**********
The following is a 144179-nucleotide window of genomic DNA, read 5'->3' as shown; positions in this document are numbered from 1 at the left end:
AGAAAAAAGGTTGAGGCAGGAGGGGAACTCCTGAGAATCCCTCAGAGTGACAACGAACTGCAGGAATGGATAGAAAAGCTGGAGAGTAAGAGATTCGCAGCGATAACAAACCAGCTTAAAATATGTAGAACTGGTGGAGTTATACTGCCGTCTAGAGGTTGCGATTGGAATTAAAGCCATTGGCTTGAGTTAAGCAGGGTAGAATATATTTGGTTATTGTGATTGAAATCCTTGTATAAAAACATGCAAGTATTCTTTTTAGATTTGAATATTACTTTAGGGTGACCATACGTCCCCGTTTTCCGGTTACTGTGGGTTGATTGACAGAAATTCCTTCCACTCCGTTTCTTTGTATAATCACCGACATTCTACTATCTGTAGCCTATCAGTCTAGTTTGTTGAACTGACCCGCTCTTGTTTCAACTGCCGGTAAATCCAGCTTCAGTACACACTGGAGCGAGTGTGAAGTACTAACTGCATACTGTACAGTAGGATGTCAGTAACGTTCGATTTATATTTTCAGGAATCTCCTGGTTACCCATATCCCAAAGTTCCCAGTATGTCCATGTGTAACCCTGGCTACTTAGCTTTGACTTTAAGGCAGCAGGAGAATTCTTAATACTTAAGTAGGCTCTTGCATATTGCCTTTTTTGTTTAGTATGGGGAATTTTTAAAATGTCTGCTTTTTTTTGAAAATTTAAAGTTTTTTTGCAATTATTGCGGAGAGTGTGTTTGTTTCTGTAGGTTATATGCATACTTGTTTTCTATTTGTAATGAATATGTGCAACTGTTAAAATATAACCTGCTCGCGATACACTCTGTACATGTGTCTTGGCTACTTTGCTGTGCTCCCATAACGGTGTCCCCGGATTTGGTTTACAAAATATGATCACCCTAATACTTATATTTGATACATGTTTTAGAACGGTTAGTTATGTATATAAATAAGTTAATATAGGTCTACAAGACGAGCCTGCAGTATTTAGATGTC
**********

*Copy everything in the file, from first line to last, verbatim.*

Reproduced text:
The following is a 144179-nucleotide window of genomic DNA, read 5'->3' as shown; positions in this document are numbered from 1 at the left end:
AGAAAAAAGGTTGAGGCAGGAGGGGAACTCCTGAGAATCCCTCAGAGTGACAACGAACTGCAGGAATGGATAGAAAAGCTGGAGAGTAAGAGATTCGCAGCGATAACAAACCAGCTTAAAATATGTAGAACTGGTGGAGTTATACTGCCGTCTAGAGGTTGCGATTGGAATTAAAGCCATTGGCTTGAGTTAAGCAGGGTAGAATATATTTGGTTATTGTGATTGAAATCCTTGTATAAAAACATGCAAGTATTCTTTTTAGATTTGAATATTACTTTAGGGTGACCATACGTCCCCGTTTTCCGGTTACTGTGGGTTGATTGACAGAAATTCCTTCCACTCCGTTTCTTTGTATAATCACCGACATTCTACTATCTGTAGCCTATCAGTCTAGTTTGTTGAACTGACCCGCTCTTGTTTCAACTGCCGGTAAATCCAGCTTCAGTACACACTGGAGCGAGTGTGAAGTACTAACTGCATACTGTACAGTAGGATGTCAGTAACGTTCGATTTATATTTTCAGGAATCTCCTGGTTACCCATATCCCAAAGTTCCCAGTATGTCCATGTGTAACCCTGGCTACTTAGCTTTGACTTTAAGGCAGCAGGAGAATTCTTAATACTTAAGTAGGCTCTTGCATATTGCCTTTTTTGTTTAGTATGGGGAATTTTTAAAATGTCTGCTTTTTTTTGAAAATTTAAAGTTTTTTTGCAATTATTGCGGAGAGTGTGTTTGTTTCTGTAGGTTATATGCATACTTGTTTTCTATTTGTAATGAATATGTGCAACTGTTAAAATATAACCTGCTCGCGATACACTCTGTACATGTGTCTTGGCTACTTTGCTGTGCTCCCATAACGGTGTCCCCGGATTTGGTTTACAAAATATGATCACCCTAATACTTATATTTGATACATGTTTTAGAACGGTTAGTTATGTATATAAATAAGTTAATATAGGTCTACAAGACGAGCCTGCAGTATTTAGATGTC